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  • Economic Programme Oversight Committee (EPOC) Co-Chairman, Richard Byles, believes Jamaica is much better positioned to generate higher levels of economic growth.
  • He said this is based on a stabilisation of the “basic fundamentals” supporting the economic programme.
  • Mr. Byles pointed out that the debt to GDP ratio continues to decline, falling to 120.2 per cent as at March 31, down from 145 per cent at the start of Jamaica’s Extended Fund Facility (EFF) arrangement with the IMF in 2013.

Economic Programme Oversight Committee (EPOC) Co-Chairman, Richard Byles, believes Jamaica is much better positioned to generate higher levels of economic growth.

He said this is based on a stabilisation of the “basic fundamentals” supporting the economic programme.

Among these, the EPOC Co-Chairman said, are the Government’s consistent attainment of the primary surplus balance, increased net international reserves (NIR), decline in the debt to gross domestic product (GDP) ratio, current account to GDP deficit, rate of inflation, and high levels of business and consumer confidence.

Mr. Byles was speaking at EPOC’s recent monthly media briefing at Sagicor Life Jamaica New Kingston offices.

He advised that Jamaica surpassed the International Monetary Fund’s (IMF) primary surplus and NIR benchmark targets for the April to June quarter, with impressive outturns of $26.8 billion and US$2.3 billion, respectively.

These are expected to position Jamaica to pass the 13th quarterly IMF review being conducted by the country’s Staff Mission Team, which is now in the island.

Mr. Byles pointed out that the debt to GDP ratio continues to decline, falling to 120.2 per cent as at March 31, down from 145 per cent at the start of Jamaica’s Extended Fund Facility (EFF) arrangement with the IMF in 2013.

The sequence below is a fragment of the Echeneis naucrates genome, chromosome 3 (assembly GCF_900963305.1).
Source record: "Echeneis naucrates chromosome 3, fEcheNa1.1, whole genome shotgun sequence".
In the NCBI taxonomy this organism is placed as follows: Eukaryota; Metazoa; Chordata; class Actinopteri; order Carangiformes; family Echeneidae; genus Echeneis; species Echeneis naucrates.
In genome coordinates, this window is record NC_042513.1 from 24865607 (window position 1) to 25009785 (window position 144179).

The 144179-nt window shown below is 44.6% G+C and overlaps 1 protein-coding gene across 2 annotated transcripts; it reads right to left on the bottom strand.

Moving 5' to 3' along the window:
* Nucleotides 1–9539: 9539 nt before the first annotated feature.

He indicated that the current account to GDP deficit declined to US$44.5 million at the end of the January to March 2016 quarter, down from US$105 million for the corresponding period last year.

As it relates to inflation, Mr. Byles said while the 0.9 per cent inflation outturn for the June quarter was the highest recorded since July 2015, the figure for the calendar year to date remained at -0.6 per cent.

He added that the figure for the preceding 12 months was 2.5 per cent, which was “very good for Jamaica”.

Mr. Byles said the Jamaica Chamber of Commerce (JCC) latest consumer confidence index rose from 147.9 per cent to 155.6 per cent. This is the third highest figure since the JCC commenced the survey some eight years ago.

He indicated that while the business confidence index declined from 144.6 per cent to 141.6 per cent, the latter figure was the second highest recorded in that category.

Mr. Byles cautioned against complacency in the thrust to achieve higher growth, particularly as it relates to further reducing debt to GDP and effecting public-sector transformation.

In relation to public-sector transformation, Mr. Byles said its implementation is important in ensuring that the administration attains and maintains a public-sector wage to GDP ratio of nine per cent.